Deep in the forest, across the creek, there is an area that will soon be underwater, once the trees are cut down and a new dam is built.
There is where I looked for some spring ephemerals, flowers that are here today and gone tomorrow. As I walked through the woods, I wished I had spent a few minutes before hand looking through a wildflower book to refresh my memory not of blooms but of foliage.
I’m sure I probably passed up some “good stuff” not currently in bloom, but I didn’t have much time so I went after the obvious flowers.
Normally, I would not walk into a forest, find some flowers, dig them up, take them home and plant them in my garden. No one should be doing that!
But I know the owner of the forest, and I looked only in the area that in a few months will be the bottom of a new lake.
I did all right, coming home with these flowers…
Clockwise, from the top left, I found Jeffersonia diphylla (twinleaf), Arisaema triphyllum (Jack-in-the-pulpit), Phlox divaricata (blue woodland phlox), Enemion biternatum (Eastern false rue anemone), Viola spp. (white violets), and Trillium cuneatum (Trillium).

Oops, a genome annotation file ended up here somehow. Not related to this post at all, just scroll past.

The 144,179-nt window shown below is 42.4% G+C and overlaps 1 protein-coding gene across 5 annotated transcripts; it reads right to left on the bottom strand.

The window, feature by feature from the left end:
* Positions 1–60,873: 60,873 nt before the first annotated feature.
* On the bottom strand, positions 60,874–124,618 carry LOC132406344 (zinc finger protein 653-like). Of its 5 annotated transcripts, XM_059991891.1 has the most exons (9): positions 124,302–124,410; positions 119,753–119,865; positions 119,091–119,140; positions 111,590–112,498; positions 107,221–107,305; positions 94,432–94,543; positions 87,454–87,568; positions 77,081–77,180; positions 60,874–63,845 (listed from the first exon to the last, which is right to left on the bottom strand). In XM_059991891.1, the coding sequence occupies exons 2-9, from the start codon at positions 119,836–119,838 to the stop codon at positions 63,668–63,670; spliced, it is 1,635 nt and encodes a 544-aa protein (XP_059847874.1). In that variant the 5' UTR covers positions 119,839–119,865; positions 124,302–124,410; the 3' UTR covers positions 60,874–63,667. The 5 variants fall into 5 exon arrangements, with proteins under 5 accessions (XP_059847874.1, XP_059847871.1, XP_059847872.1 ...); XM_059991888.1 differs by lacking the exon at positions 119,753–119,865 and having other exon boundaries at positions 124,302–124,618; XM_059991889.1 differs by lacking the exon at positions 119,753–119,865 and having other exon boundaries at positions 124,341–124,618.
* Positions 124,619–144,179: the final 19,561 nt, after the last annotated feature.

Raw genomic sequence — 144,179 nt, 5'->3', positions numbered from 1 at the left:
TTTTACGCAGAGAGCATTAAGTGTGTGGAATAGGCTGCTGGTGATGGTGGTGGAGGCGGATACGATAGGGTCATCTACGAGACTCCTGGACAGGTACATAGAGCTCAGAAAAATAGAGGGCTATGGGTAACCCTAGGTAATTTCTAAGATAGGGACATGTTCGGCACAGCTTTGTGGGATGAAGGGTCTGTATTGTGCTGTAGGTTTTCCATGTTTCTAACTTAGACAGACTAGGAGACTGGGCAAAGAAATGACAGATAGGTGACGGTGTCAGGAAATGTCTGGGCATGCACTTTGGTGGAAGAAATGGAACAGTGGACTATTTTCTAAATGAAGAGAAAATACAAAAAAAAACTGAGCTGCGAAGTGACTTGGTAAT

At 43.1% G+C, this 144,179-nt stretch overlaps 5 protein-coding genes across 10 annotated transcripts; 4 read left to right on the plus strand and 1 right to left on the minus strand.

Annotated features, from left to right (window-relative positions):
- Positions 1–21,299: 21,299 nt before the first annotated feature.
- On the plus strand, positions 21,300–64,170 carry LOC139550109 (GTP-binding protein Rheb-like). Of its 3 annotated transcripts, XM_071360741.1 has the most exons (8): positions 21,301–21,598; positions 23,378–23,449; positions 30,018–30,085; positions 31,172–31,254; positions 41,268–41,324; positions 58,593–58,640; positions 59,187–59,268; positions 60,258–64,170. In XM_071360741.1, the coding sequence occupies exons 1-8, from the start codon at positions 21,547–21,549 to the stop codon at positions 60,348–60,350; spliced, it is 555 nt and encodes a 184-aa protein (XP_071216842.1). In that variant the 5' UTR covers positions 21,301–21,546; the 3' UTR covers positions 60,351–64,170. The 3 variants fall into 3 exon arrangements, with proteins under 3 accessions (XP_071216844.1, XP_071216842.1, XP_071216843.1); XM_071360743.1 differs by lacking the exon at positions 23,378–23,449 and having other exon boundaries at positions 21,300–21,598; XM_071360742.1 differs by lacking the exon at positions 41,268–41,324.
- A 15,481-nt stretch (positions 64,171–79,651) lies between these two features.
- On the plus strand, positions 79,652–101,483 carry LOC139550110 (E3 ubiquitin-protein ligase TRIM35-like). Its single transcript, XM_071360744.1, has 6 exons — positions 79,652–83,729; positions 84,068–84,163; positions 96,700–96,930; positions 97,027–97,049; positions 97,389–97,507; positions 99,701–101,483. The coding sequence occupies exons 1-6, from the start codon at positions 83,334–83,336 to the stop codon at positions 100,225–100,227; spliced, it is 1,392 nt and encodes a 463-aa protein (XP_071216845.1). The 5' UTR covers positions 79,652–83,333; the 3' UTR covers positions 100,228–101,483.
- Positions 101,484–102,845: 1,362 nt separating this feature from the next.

The pièce de résistance, however, may just be this moss-covered rock.
What gardener can resist a good rock like that?
Again, I repeat, I would not have dug up wildflowers in the woods if I did not have permission and the area was not going to be the bottom of a new lake in a few short months.
I was also careful to choose wildflowers that should not turn into thugs in my garden, though yes, I will keep my eye on that violet.
Once I brought the flowers home, I planted them in the only quasi woodland area of my garden, a shady spot beneath a Cercis canadensis tree (Eastern redbud). I planted them in a light drizzle and then watched as it rained for the next two days, ensuring that at the very least these plants won’t dry out right away.
To remind myself where these flowers are, and so I don’t accidentally plant something else there, I marked the area with some rocks. Eventually, once I’ve planted more plants in this tiny woodland garden, I’ll remove that fairy ring of rocks.
This is in keeping with the garden design, which calls for this area of the garden to be under planted with spring ephemerals and then become a quiet, restful spot in the garden for the rest of the year.
I’m looking forward now to next spring, to see which of these flowers return to remind me of a quiet morning spent in the forest.
If you’d like to read more posts about wildflowers, visit Clay and Limestone to find links to other blogs participating in Wildflower Wednesday, which takes place on the fourth Wednesday of every month.